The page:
September 7, 2014

SpaceX Launches AsiaSat 6 From Florida Spaceport (Source: SpaceFlight Insider)
A SpaceX Falcon 9 v1.1 has launched the AsiaSat 6 telecommunications spacecraft from the Cape Canaveral Spaceport. The launch came after multiple delays, most recently after the loss of a Falcon-9 Reusable test article in Texas. AsiaSat reportedly paid $52 million for the launch, as part of a two-launch package worth $104 million. (9/7)

3 Meteorites from 2013 Space Rock Explosion Over Russia for Sale (Source:
When a meteor exploded over Chelyabinsk, Russia on Feb. 15, 2013, many of world's most avid meteorite collectors were gathered on the other side of the world, in Arizona, at the Tucson Gem and Mineral Show. "A lot of the meteorite guys were scrambling to leave the show early to go to Russia," said Craig Kissick of Heritage Auctions.

Chunks of the meteorite that lay scattered in the snow in central Russia made it to the commercial market just months after the blast. A few fragments were even incorporated into some gold medals given out at the 2014 Olympic Games in Sochi, Russia. This month, Heritage Auctions is selling three pieces of the Chelyabinsk space rock as part of its latest natural history sale. (9/6)

A  'Space Corvette' in Every Garage (Source: Daily Beast)
There’s no such thing as a small rocket ship. The first rocket to reach space, the Nazi V-2 (which transported people only in the sense of transporting them to the next life) was 45 feet high and weighed 27,600 pounds. The 363-foot Saturn V used for the Apollo moon landing was 52 feet taller than the Statue of Liberty and almost 15 times her weight. And Lady L, tipping the scales at 225 tons, is no Mary-Kate Olsen. Now NASA is building a new Space Launch System (SLS) that’s even bigger.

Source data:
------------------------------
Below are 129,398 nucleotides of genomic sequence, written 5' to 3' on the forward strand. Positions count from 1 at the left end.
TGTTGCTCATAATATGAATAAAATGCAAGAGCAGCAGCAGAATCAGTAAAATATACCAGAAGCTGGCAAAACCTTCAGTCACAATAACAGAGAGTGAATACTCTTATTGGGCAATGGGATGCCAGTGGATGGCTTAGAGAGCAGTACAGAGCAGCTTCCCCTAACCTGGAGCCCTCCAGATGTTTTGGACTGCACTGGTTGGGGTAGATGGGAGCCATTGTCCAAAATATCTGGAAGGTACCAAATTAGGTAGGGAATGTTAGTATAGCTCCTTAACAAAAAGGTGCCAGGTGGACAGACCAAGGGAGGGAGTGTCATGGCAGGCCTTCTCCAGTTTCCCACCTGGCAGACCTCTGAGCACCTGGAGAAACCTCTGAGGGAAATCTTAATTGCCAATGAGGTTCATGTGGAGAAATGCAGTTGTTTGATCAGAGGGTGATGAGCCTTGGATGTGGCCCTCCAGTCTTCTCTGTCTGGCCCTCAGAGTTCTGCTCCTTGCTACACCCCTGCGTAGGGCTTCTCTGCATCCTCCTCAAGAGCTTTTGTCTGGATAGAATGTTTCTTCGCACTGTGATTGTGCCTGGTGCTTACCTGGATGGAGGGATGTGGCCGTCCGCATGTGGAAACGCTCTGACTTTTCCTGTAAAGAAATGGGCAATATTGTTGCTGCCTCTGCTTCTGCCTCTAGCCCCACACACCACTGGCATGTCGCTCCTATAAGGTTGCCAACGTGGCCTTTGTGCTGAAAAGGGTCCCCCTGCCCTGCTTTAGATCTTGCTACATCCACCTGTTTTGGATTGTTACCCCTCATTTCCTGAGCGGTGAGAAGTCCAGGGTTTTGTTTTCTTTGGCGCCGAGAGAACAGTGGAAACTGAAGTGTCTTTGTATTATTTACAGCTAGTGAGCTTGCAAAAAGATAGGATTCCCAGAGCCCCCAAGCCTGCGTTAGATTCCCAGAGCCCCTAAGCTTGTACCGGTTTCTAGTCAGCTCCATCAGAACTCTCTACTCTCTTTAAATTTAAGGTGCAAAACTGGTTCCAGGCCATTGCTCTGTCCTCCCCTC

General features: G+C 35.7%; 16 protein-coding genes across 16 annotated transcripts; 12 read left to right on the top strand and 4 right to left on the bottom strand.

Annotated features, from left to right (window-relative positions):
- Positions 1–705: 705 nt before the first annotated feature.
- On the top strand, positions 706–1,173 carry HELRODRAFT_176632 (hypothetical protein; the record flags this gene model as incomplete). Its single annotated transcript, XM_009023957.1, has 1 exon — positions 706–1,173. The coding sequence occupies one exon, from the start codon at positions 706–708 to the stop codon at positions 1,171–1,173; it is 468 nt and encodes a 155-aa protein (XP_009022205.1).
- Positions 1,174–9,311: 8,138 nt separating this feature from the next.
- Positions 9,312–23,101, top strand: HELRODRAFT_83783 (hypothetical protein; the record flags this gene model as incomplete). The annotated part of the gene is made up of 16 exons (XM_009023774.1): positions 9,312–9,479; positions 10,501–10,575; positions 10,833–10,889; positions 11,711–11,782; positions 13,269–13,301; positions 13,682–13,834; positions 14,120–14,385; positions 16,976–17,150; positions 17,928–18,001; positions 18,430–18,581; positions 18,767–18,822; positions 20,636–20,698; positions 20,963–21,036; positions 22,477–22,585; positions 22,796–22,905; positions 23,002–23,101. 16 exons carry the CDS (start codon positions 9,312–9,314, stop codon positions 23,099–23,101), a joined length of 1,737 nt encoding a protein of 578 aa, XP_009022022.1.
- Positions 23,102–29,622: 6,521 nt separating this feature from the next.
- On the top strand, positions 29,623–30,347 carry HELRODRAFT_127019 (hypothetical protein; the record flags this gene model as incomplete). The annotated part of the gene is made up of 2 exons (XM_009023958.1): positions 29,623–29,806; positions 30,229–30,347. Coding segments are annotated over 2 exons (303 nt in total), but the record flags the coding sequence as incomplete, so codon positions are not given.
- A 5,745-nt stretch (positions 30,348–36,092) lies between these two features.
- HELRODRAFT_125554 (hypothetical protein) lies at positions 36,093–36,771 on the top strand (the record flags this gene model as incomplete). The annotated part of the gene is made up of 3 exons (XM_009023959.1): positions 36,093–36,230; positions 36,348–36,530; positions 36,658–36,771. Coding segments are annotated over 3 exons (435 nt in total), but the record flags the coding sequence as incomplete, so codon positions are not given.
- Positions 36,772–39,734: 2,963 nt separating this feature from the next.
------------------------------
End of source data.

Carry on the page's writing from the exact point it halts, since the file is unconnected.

All my rocket ship disappointments are the result of there not being enough private companies like XCOR Aerospace. I learned this at the Space Foundation’s annual Colorado Springs Space Symposium exhibit hall, where there was a full-scale mock-up of XCOR’s Lynx that I sat in. The Lynx’s 30-foot fuselage and 24-foot wingspan would fit in a McMansion garage.  And it’s as prettier than anything a rich car collector has in there now. Click here. (9/5)

Virgin Galactic's Changing Timeline for Spaceflight (Source: Private Eye)
September is upon us, so presumably Richard Branson is now aboard his rocket, preparing to slip the surly bonds of earth with a cry of “To infinity and beyond!” Or, on past form, perhaps not. Click here. (9/5)

Private Space Taking Shape, Virgin Galactic Delays Not Fatal (Source: Las Cruces Bulletin)
Although Virgin Galactic isn’t the only company to use Spaceport America, once regular flights get started, area businesses and workers will have a wide variety of opportunities for providing services, said New Mexico Space Grant Consortium Director Pat Hynes. In a talk to the Mesilla Valley Economic Development Alliance (MVEDA) Tuesday, Sept. 2, Hynes acknowledged a concern about how the community can ramp up its capacity to take advantage of those opportunities.

Part of the concern stems from Sir Richard Branson’s adamant goal of taking the first passenger flight to suborbital space by the end of the year. But that will require the FAA signing off on Virgin Galactic’s spaceliner carrying six passengers and two pilots, Hynes said. Getting FAA approval, she said, will require more than just a few successful flights, as envisioned by Branson, but could be done without a multitude of test flights, as originally envisioned by Virgin Galactic CEO George Whitesides. (9/5)

South Korea, U.S. Sign Space Information Sharing Agreement (Source: Yonhap)
South Korea and the United States have signed an agreement to share information on satellites and other orbital objects around Earth so as to prevent accidental collisions. Under the memorandum of understanding on sharing "space situational awareness" (SSA) data, South Korea's Air Force will receive higher quality and more timely space information tailored for its specific purposes in exchange for satellite-positional and radio-frequency information it will provide to the U.S. Strategic Command, the Pentagon said. (9/5)